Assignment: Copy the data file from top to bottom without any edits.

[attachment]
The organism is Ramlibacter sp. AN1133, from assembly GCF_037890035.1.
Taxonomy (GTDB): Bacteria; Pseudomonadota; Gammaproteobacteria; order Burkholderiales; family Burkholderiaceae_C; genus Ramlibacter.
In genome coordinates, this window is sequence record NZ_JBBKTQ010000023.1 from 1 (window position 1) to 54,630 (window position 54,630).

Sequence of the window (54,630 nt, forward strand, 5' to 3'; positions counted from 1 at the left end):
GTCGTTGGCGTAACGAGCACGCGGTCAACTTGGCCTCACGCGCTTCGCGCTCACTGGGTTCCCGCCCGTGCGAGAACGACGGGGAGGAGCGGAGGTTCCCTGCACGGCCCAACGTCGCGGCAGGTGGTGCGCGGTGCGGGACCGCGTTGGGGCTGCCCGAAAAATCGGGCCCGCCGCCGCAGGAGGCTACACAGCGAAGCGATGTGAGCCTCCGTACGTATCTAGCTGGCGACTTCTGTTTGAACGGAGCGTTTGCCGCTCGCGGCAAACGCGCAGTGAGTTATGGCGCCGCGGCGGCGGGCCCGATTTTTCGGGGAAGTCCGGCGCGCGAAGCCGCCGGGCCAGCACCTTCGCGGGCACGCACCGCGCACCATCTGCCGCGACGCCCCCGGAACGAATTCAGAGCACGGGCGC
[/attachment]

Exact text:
The organism is Ramlibacter sp. AN1133, from assembly GCF_037890035.1.
Taxonomy (GTDB): Bacteria; Pseudomonadota; Gammaproteobacteria; order Burkholderiales; family Burkholderiaceae_C; genus Ramlibacter.
In genome coordinates, this window is sequence record NZ_JBBKTQ010000023.1 from 1 (window position 1) to 54,630 (window position 54,630).

Sequence of the window (54,630 nt, forward strand, 5' to 3'; positions counted from 1 at the left end):
GTCGTTGGCGTAACGAGCACGCGGTCAACTTGGCCTCACGCGCTTCGCGCTCACTGGGTTCCCGCCCGTGCGAGAACGACGGGGAGGAGCGGAGGTTCCCTGCACGGCCCAACGTCGCGGCAGGTGGTGCGCGGTGCGGGACCGCGTTGGGGCTGCCCGAAAAATCGGGCCCGCCGCCGCAGGAGGCTACACAGCGAAGCGATGTGAGCCTCCGTACGTATCTAGCTGGCGACTTCTGTTTGAACGGAGCGTTTGCCGCTCGCGGCAAACGCGCAGTGAGTTATGGCGCCGCGGCGGCGGGCCCGATTTTTCGGGGAAGTCCGGCGCGCGAAGCCGCCGGGCCAGCACCTTCGCGGGCACGCACCGCGCACCATCTGCCGCGACGCCCCCGGAACGAATTCAGAGCACGGGCGC